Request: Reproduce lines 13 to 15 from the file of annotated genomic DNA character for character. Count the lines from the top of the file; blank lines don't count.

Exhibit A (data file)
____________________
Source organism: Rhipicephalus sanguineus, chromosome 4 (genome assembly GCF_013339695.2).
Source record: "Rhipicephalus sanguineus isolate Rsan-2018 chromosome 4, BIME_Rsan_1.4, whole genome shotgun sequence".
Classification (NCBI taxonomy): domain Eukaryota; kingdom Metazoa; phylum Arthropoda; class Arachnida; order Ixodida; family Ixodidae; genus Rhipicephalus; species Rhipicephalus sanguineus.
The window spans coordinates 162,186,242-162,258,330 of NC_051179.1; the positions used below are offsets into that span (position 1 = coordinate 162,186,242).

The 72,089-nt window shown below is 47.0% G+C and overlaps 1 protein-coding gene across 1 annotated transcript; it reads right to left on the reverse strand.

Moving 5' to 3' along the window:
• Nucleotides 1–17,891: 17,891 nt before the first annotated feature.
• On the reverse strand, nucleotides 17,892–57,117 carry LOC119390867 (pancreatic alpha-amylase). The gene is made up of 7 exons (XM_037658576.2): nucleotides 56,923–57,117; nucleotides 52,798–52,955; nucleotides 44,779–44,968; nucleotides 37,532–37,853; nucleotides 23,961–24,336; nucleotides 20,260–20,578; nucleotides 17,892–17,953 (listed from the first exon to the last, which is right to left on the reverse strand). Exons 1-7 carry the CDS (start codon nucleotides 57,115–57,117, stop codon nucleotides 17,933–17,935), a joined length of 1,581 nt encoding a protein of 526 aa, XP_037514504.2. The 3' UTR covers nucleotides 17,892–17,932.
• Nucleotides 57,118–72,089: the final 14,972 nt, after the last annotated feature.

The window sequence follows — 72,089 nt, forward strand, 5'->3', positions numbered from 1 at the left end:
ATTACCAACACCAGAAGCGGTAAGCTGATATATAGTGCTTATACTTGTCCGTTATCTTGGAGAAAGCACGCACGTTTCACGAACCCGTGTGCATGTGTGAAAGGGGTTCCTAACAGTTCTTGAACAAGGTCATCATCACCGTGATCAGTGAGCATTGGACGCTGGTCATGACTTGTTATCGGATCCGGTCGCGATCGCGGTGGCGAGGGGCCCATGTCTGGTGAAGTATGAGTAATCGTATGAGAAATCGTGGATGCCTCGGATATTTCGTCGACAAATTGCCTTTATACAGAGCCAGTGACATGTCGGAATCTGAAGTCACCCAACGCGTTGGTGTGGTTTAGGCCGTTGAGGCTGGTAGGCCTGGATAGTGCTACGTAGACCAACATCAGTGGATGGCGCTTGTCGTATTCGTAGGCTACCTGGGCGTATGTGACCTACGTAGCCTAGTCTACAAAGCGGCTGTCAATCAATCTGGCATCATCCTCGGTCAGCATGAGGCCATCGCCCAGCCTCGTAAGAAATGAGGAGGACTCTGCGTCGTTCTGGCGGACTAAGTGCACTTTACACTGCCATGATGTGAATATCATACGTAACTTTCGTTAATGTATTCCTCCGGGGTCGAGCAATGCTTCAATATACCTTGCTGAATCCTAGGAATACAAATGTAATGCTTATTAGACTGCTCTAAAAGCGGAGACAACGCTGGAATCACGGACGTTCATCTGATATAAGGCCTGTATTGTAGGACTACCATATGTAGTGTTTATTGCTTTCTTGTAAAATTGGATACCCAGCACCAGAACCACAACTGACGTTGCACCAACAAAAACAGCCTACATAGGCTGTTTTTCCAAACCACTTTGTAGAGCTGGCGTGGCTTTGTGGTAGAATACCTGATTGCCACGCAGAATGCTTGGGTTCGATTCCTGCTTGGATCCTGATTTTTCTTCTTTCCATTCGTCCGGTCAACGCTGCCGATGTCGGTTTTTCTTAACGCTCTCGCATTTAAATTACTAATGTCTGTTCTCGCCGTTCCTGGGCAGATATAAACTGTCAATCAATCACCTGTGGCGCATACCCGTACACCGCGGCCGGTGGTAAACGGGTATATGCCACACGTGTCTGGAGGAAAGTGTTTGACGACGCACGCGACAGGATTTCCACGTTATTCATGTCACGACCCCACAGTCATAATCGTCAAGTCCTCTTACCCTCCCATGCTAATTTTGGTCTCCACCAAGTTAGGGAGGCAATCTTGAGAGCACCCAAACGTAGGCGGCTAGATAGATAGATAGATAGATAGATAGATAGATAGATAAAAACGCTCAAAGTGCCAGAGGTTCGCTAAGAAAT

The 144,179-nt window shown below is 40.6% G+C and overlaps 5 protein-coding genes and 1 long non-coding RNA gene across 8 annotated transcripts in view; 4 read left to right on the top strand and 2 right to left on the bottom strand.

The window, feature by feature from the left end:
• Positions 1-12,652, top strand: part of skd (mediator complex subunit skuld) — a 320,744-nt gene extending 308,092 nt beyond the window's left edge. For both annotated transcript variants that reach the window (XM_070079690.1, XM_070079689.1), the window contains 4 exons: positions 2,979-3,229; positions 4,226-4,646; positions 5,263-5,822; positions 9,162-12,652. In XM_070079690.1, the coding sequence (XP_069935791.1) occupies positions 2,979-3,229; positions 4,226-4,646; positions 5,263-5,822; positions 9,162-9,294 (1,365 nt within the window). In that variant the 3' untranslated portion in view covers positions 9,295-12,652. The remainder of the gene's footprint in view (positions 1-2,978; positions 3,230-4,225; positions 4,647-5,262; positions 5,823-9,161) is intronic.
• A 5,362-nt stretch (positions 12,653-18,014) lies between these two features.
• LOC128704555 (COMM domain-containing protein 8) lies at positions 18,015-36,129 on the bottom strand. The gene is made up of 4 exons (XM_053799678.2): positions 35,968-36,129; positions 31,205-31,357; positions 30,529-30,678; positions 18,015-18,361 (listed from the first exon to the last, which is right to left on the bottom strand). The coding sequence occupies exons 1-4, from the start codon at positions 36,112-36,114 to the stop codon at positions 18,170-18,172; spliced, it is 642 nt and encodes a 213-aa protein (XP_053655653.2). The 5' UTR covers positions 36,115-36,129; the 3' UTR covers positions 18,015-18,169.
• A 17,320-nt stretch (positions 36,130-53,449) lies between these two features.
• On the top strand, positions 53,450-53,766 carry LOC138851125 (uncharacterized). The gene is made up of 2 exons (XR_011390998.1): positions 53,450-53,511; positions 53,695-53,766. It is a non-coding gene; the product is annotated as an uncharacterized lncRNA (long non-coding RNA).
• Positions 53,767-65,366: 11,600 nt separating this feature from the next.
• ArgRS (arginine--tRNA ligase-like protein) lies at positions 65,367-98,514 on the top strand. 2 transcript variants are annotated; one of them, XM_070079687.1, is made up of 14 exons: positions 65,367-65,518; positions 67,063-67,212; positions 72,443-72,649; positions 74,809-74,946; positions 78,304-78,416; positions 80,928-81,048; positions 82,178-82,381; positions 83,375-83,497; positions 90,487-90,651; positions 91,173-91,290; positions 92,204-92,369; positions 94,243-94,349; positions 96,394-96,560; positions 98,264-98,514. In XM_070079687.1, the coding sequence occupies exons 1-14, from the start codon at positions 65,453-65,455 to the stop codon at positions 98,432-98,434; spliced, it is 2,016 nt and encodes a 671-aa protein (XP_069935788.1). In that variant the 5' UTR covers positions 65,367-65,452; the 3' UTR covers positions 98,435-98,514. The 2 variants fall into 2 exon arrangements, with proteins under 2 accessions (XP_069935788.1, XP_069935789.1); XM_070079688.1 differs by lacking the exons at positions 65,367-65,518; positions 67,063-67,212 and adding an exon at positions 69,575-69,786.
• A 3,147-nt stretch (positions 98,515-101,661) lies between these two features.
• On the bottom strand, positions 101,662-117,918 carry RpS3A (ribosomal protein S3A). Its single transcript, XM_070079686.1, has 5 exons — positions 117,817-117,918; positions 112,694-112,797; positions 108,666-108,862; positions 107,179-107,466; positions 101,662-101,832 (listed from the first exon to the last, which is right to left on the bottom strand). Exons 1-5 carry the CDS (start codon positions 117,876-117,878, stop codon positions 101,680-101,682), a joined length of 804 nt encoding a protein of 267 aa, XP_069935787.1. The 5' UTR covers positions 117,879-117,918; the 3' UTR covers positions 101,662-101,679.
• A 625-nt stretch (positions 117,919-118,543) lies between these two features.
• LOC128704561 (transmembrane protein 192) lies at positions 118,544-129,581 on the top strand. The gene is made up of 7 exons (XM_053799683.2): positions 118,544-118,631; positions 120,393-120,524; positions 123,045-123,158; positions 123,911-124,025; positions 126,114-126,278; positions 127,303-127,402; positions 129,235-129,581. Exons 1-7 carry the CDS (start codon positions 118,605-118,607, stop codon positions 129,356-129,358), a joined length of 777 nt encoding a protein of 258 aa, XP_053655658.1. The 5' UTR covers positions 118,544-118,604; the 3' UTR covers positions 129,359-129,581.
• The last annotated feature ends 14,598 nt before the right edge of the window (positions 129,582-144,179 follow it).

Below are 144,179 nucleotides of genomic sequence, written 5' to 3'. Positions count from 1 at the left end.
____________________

The window, feature by feature from the left end:
• Positions 1-12,652, top strand: part of skd (mediator complex subunit skuld) — a 320,744-nt gene extending 308,092 nt beyond the window's left edge. For both annotated transcript variants that reach the window (XM_070079690.1, XM_070079689.1), the window contains 4 exons: positions 2,979-3,229; positions 4,226-4,646; positions 5,263-5,822; positions 9,162-12,652. In XM_070079690.1, the coding sequence (XP_069935791.1) occupies positions 2,979-3,229; positions 4,226-4,646; positions 5,263-5,822; positions 9,162-9,294 (1,365 nt within the window). In that variant the 3' untranslated portion in view covers positions 9,295-12,652. The remainder of the gene's footprint in view (positions 1-2,978; positions 3,230-4,225; positions 4,647-5,262; positions 5,823-9,161) is intronic.
• A 5,362-nt stretch (positions 12,653-18,014) lies between these two features.